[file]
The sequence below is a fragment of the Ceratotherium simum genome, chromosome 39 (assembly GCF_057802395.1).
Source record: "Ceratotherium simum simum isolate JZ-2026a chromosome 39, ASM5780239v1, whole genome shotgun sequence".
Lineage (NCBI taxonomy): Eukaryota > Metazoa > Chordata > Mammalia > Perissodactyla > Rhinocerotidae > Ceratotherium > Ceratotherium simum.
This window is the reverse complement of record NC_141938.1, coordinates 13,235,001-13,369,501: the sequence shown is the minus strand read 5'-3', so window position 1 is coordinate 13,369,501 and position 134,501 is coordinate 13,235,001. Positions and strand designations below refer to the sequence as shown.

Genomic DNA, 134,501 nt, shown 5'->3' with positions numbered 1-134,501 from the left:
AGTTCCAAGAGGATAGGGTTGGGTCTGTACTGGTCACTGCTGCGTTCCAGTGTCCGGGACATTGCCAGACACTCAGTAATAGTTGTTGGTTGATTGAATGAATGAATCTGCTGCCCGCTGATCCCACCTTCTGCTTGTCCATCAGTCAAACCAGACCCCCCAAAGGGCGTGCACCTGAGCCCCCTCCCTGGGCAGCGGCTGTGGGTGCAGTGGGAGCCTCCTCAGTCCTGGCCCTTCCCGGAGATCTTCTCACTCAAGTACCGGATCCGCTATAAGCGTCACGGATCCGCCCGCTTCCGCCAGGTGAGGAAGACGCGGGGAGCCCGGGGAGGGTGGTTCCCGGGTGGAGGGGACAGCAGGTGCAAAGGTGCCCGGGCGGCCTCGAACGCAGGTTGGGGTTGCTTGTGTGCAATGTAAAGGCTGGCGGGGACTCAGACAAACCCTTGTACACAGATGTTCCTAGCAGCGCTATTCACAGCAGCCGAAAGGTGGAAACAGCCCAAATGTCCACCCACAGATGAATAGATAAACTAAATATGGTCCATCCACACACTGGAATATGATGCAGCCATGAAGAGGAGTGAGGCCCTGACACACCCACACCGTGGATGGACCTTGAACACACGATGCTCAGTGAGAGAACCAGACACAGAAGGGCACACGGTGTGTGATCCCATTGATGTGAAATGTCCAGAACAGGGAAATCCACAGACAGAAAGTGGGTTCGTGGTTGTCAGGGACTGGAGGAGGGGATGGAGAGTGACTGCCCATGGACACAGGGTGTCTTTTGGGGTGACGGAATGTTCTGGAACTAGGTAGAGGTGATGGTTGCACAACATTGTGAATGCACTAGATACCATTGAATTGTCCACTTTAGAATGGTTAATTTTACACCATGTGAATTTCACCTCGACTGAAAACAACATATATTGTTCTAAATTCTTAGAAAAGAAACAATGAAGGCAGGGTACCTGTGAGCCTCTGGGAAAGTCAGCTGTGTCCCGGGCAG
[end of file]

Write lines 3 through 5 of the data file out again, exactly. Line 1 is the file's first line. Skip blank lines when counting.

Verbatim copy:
Lineage (NCBI taxonomy): Eukaryota > Metazoa > Chordata > Mammalia > Perissodactyla > Rhinocerotidae > Ceratotherium > Ceratotherium simum.
This window is the reverse complement of record NC_141938.1, coordinates 13,235,001-13,369,501: the sequence shown is the minus strand read 5'-3', so window position 1 is coordinate 13,369,501 and position 134,501 is coordinate 13,235,001. Positions and strand designations below refer to the sequence as shown.

Genomic DNA, 134,501 nt, shown 5'->3' with positions numbered 1-134,501 from the left: